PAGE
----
This opinion will be unpublished and
may not be cited except as provided by
Minn. Stat. § 480A.08, subd. 3 (2002).
IN COURT OF APPEALS
Hennepin County District Court
File No. J300056079
Leonardo Castro, Hennepin County Public Defender, Peter W. Gorman, Assistant Public Defender, 317 Second Avenue South, Suite 200, Minneapolis, MN 55401 (for appellant mother)
Amy Klobuchar, Hennepin County Attorney, Mary M. Lynch, Assistant County Attorney, 1200 Health Services Building, 525 Portland Avenue, Suite 1200, Minneapolis, MN 55415 (for respondent Hennepin County Children Family and Adult Services Department)
Stephen M. Goldfarb, 4600 West 29th Street, St. Louis Park, MN 55416 (for respondent guardian ad litem)
Considered and decided by Minge, Presiding Judge, Willis, Judge, and Wright, Judge.
Appellant-mother E.V. appeals the district court’s decision, after remand, to terminate her parental rights. E.V. argues that the district court (1) did not comply with this court’s remand instructions, (2) improperly admitted hearsay evidence on remand, (3) improperly considered the availability of an adoptive placement in determining whether to terminate parental rights, and (4) should have found that termination of her parental rights was not in the child’s best interests. We affirm.
This matter is before us for a second time, after we reversed and remanded the district court’s December 20, 2000, order terminating E.V.’s parental rights to L.S.V. The facts underlying the first appeal are set out in this court’s September 9, 2001, opinion, but a brief summary provides guidance in this subsequent appeal. L.S.V., now 12 years old, was first removed from E.V.’s home after E.V.’s boyfriend beat him with a belt when L.S.V. discussed suicide. In February 1999, E.V.’s boyfriend was convicted of malicious punishment of L.S.V. In April 1999, E.V.’s boyfriend again beat L.S.V. with a belt, this time with E.V.’s consent. Hennepin County Department of Children and Family Services (HCDCFS) then initiated a child in need of protective services (CHIPS) action. E.V. was convicted of gross misdemeanor child neglect and her boyfriend was convicted of child abuse. E.V.’s boyfriend was eventually deported to Jamaica, his home country.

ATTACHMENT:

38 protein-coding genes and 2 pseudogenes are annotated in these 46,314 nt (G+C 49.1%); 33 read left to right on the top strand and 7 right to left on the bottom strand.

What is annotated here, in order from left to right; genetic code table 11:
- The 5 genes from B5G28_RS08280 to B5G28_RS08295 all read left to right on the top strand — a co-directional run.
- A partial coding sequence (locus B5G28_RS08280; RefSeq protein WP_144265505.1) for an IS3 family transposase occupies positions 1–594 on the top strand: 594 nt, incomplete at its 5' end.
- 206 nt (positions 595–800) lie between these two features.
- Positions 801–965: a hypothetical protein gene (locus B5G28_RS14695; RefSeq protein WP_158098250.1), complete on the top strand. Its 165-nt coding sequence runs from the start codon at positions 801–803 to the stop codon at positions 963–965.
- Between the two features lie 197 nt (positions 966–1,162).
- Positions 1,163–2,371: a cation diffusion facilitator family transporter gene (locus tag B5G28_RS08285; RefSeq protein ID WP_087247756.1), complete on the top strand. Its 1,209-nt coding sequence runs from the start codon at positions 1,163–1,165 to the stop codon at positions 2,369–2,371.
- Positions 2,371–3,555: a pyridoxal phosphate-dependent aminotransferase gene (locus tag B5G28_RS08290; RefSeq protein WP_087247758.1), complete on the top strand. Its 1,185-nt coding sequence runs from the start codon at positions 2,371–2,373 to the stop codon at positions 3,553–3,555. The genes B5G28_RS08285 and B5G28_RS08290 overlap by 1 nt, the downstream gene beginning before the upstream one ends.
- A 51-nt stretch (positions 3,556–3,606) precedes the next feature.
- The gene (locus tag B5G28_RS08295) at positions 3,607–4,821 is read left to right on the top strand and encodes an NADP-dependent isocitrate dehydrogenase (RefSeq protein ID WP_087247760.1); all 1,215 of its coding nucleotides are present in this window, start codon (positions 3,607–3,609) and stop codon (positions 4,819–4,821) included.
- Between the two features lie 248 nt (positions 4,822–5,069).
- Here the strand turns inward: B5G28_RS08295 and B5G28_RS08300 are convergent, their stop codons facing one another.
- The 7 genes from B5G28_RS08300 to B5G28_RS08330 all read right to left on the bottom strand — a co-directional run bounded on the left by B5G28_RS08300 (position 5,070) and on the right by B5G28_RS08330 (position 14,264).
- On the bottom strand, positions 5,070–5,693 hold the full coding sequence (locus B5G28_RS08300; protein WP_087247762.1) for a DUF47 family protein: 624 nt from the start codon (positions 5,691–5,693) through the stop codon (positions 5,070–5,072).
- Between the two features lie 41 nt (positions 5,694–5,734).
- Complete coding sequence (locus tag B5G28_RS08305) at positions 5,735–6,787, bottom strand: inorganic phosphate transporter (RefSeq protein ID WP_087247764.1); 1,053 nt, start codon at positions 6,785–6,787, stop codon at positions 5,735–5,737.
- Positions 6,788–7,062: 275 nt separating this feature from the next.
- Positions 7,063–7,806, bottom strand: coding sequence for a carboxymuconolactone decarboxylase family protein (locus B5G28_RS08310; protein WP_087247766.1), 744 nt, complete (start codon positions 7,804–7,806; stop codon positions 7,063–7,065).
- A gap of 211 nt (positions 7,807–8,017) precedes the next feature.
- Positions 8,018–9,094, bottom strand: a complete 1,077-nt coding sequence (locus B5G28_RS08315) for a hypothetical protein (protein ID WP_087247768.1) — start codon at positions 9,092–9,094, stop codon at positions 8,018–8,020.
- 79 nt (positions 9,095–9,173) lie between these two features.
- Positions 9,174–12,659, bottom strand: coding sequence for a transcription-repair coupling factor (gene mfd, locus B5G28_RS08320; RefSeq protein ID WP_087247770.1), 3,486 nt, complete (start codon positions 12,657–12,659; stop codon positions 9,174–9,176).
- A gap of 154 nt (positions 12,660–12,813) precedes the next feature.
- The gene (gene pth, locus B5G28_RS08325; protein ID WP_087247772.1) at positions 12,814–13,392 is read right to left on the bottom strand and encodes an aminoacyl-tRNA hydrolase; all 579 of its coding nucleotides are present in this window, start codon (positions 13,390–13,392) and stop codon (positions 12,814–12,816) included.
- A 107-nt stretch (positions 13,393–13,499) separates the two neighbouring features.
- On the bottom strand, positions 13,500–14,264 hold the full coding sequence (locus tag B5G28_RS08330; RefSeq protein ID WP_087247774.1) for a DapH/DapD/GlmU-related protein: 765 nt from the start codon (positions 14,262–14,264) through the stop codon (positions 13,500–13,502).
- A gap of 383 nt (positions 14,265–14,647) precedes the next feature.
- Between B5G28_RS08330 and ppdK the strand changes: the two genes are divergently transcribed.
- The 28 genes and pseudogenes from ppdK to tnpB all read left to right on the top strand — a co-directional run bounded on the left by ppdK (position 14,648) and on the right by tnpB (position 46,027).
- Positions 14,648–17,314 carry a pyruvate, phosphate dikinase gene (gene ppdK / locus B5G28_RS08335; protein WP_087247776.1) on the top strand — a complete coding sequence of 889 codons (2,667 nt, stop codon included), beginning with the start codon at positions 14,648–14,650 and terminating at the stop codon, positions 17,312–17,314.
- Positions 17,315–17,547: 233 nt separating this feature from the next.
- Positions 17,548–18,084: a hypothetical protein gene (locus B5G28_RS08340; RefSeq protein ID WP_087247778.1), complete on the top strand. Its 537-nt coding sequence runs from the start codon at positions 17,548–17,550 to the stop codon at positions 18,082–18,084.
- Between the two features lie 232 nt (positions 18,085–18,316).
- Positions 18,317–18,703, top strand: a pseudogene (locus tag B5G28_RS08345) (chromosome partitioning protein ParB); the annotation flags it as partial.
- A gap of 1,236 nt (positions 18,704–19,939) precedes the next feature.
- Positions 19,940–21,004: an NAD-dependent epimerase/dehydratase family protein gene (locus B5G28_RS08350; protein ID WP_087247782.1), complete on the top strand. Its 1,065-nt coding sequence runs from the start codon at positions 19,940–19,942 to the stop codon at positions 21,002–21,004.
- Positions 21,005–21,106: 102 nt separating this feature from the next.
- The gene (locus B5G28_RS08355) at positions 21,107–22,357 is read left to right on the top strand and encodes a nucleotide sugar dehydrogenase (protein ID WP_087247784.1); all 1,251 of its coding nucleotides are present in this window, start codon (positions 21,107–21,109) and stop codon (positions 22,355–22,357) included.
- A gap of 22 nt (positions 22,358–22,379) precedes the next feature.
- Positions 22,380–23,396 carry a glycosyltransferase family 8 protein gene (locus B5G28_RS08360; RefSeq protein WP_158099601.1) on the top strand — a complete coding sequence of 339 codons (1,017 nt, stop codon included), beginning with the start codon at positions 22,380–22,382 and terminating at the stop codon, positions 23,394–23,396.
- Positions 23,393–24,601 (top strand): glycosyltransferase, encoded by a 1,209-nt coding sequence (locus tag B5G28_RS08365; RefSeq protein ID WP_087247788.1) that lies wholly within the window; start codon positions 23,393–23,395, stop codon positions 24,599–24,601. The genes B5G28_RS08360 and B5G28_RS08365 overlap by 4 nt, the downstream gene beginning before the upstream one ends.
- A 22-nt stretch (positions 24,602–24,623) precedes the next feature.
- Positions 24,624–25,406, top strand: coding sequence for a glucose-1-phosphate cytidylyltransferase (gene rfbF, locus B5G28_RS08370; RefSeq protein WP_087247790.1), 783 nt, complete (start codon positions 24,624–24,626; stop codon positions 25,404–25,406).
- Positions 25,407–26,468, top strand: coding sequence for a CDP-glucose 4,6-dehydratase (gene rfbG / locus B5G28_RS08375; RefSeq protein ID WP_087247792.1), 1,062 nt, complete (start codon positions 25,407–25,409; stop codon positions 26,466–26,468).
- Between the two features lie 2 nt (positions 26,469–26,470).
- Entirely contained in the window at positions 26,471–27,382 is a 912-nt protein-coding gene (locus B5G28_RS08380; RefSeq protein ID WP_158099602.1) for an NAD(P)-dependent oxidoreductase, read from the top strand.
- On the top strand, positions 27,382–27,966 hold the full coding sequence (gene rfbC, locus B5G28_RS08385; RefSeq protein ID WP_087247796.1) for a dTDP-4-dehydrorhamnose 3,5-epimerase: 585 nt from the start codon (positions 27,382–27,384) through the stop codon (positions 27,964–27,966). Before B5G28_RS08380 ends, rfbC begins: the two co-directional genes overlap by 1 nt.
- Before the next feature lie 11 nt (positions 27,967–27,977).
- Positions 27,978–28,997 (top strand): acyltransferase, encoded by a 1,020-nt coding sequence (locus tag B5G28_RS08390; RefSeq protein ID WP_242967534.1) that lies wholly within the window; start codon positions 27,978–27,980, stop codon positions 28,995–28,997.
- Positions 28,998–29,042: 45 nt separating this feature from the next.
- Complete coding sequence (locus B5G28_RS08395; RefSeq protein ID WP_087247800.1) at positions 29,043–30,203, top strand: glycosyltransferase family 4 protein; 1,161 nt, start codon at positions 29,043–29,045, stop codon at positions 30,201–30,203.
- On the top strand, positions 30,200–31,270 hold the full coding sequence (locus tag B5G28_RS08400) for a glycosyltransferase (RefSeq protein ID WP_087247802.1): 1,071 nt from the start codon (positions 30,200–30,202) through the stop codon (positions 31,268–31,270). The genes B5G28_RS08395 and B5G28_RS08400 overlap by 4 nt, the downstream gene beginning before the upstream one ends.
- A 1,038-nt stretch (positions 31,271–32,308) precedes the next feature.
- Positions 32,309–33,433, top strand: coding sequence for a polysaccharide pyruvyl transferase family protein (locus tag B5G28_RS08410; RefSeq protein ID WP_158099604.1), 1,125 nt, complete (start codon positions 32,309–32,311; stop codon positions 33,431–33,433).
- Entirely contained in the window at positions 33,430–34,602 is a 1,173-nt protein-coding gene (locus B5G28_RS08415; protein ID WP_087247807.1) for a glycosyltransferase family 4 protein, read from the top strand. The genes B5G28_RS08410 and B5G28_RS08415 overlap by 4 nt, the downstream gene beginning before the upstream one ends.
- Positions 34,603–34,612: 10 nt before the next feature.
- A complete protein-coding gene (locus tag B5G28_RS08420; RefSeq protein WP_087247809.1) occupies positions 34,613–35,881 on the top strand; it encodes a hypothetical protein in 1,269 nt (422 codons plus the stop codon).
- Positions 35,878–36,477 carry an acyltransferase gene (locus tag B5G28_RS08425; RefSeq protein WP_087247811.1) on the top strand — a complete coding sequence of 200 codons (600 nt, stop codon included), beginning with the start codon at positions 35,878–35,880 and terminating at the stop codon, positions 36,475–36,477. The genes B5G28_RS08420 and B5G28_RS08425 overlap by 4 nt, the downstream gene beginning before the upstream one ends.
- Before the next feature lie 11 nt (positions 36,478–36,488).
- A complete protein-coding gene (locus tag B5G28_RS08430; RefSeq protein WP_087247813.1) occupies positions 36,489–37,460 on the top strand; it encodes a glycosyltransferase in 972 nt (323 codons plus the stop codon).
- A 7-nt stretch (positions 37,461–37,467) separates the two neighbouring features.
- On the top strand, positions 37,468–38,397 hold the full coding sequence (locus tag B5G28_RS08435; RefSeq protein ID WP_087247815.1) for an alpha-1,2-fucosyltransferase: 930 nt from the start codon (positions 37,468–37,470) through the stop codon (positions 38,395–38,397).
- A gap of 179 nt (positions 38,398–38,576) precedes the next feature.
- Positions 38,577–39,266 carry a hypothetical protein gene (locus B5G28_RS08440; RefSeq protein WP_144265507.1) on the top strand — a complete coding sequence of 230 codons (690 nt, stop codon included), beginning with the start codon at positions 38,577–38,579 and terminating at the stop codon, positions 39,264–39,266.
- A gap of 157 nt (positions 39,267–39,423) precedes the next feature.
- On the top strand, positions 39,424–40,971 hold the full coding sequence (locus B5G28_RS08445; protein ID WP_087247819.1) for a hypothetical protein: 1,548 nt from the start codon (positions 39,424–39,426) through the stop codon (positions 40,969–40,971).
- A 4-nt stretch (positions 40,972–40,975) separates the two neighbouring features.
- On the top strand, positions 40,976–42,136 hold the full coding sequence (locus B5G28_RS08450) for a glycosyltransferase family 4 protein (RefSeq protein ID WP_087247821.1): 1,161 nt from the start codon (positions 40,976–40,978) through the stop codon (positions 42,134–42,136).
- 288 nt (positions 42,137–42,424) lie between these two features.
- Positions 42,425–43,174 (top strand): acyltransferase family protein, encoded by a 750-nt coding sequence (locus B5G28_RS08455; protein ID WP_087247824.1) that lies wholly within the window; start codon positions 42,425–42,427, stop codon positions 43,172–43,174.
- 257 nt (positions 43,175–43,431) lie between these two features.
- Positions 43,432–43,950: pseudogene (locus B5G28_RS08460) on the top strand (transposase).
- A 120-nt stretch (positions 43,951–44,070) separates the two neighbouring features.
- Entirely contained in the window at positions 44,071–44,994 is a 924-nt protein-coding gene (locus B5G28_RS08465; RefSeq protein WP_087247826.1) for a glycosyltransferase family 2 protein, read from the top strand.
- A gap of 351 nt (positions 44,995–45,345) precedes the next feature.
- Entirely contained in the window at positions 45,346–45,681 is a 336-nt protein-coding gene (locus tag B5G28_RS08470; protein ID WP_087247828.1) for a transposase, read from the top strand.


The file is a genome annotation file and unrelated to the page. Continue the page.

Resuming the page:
In September 1999, L.S.V. was adjudicated a child in need of protective services and HCDCFS assumed legal custody of him. Psychologist Michael Sancilio, in consultation with a psychiatrist and clinical nurse specialist, diagnosed L.S.V. with Attention Deficit Hyperactivity Disorder (ADHD) and Klinefelter’s Syndrome. E.V. participated in a parenting evaluation at Fraser Family and Child Center. The evaluators recommended that E.V. participate in individual therapy. As part of the child protection process, the district court ordered E.V. to comply with a case plan. Essentially, the case plan required E.V. to (1) participate in individual therapy, (2) work with L.S.V.’s mental health professionals, and (3) participate in an approved parenting education program.
E.V. began individual therapy, but did not complete it. She did, however, receive a certificate for completing a nonviolent conflict resolution workshop, and she also participated in an anger management group. E.V. did not work with L.S.V.’s mental health professionals as required by the case plan. E.V. stated that she would not continue L.S.V.’s special education services or medication, because she did not believe that L.S.V. needed those services. She also disputed L.S.V.’s diagnosis of ADHD, believing instead that L.S.V.’s behavioral problems were caused by Klinefelter’s Syndrome. The district court refused to return L.S.V. to E.V., because E.V. removed L.S.V. from a treatment center and “she would not have him take speech and language evaluation.” E.V. participated in parenting education as required by the case plan, but she did not complete the program. Trenton Peterson, a therapist for Generations Community Support Services, stated that E.V. met with him for parenting education, had “exceptional parenting skills,” and expressed her understanding of acceptable discipline techniques. He observed, however, that E.V. still believed in physical punishment. Peterson noted that his sessions with E.V. had “not been very productive for parenting work,” and, eventually, the sessions were discontinued.